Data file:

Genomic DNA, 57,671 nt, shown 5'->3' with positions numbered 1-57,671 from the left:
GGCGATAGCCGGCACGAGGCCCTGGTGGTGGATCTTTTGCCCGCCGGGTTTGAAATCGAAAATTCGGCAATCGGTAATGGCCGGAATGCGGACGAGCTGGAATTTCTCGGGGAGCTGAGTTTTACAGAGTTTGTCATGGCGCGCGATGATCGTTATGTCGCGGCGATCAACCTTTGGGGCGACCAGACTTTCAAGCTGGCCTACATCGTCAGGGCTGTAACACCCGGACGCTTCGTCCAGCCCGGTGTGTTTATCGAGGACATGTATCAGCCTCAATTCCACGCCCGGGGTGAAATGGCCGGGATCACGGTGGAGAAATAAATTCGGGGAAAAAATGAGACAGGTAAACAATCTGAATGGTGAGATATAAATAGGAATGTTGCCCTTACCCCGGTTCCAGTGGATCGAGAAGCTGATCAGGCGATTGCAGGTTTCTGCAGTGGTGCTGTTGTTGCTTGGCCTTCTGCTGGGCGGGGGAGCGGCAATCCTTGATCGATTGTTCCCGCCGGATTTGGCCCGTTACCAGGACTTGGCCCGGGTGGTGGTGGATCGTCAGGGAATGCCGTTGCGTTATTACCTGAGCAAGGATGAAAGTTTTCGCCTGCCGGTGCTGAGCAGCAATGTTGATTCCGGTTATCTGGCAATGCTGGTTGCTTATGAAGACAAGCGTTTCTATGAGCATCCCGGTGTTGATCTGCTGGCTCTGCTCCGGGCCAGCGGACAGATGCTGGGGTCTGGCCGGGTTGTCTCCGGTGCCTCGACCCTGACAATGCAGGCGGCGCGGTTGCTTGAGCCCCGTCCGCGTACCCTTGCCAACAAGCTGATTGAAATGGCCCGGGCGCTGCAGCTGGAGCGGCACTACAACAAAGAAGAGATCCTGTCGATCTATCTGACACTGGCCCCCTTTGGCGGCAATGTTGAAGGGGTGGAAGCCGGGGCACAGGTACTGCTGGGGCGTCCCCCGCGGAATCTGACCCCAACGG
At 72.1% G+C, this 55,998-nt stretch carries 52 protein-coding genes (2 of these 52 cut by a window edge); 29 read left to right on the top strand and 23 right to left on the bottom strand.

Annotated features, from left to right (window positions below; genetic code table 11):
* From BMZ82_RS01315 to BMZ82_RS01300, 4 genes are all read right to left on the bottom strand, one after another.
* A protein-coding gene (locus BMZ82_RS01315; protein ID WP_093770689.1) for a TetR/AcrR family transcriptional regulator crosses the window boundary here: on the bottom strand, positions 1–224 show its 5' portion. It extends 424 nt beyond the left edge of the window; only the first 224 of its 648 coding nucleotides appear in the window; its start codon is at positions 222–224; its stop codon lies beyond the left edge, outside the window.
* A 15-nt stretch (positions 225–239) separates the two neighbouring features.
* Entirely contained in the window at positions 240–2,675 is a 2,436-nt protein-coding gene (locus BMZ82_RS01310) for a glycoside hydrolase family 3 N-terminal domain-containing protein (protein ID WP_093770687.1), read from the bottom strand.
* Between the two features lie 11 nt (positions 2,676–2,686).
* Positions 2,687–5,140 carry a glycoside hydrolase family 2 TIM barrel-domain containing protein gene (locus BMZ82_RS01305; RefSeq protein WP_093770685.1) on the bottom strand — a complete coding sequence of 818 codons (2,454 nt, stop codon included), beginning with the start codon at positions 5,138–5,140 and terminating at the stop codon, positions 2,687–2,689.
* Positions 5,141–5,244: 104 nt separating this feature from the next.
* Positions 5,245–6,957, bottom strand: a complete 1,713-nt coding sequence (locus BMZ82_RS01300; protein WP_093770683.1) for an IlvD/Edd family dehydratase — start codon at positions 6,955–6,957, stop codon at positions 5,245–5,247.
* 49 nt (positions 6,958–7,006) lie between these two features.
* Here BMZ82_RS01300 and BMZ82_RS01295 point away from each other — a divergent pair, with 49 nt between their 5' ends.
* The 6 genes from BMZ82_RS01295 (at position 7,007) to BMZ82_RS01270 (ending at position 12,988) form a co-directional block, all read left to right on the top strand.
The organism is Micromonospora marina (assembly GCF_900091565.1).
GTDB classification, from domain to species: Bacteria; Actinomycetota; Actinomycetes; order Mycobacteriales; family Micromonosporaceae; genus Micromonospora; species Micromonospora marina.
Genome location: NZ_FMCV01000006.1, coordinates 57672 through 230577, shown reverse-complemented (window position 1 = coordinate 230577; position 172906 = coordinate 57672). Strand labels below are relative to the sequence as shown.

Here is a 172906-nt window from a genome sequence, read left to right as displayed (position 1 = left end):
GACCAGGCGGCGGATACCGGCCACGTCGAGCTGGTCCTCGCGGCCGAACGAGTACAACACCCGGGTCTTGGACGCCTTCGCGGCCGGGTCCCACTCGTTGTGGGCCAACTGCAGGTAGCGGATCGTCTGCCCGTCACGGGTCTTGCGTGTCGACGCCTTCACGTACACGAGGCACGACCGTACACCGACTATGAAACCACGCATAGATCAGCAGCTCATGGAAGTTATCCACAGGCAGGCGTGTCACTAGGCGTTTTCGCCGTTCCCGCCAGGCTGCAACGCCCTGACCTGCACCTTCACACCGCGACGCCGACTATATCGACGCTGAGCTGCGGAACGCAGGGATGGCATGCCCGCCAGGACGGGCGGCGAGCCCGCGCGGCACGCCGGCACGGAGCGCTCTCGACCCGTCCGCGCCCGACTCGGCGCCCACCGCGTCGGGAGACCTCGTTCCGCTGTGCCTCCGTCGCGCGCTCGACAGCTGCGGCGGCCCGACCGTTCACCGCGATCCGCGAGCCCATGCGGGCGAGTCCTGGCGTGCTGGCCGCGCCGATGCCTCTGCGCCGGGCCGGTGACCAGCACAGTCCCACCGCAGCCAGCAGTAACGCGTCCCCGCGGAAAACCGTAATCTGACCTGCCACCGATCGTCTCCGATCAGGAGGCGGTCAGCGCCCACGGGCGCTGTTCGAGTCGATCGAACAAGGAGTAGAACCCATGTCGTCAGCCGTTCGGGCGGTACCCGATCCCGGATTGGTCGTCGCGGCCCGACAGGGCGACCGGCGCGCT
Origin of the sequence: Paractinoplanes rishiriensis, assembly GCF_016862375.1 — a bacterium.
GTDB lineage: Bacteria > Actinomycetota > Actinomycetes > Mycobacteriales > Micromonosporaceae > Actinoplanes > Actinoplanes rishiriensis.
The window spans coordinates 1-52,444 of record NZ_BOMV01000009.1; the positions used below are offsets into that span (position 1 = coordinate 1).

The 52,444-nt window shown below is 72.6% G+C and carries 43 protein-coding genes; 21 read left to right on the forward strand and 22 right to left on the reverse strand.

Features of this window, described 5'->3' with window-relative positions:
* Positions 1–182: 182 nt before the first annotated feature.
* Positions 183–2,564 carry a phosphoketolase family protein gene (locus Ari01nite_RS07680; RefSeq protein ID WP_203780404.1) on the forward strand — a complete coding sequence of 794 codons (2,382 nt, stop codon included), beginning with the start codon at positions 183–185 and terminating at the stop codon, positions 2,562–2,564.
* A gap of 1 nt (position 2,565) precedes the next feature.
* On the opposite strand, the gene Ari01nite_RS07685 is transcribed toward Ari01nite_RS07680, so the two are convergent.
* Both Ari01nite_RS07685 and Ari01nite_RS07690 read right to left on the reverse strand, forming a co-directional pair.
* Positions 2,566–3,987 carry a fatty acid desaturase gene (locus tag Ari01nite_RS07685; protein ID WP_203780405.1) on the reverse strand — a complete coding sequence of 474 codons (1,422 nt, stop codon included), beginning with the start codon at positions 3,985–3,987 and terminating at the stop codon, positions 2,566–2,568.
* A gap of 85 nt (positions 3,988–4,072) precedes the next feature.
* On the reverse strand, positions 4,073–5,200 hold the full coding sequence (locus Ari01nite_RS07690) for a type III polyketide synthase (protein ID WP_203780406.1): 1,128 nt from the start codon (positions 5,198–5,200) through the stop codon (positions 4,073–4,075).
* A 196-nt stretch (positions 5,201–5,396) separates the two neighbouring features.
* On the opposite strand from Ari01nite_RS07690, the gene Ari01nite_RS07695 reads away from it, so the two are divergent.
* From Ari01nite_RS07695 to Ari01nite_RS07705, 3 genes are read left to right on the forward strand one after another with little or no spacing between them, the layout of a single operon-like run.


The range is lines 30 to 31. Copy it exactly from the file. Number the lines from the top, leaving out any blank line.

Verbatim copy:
* Both Ari01nite_RS07685 and Ari01nite_RS07690 read right to left on the reverse strand, forming a co-directional pair.
* Positions 2,566–3,987 carry a fatty acid desaturase gene (locus tag Ari01nite_RS07685; protein ID WP_203780405.1) on the reverse strand — a complete coding sequence of 474 codons (1,422 nt, stop codon included), beginning with the start codon at positions 3,985–3,987 and terminating at the stop codon, positions 2,566–2,568.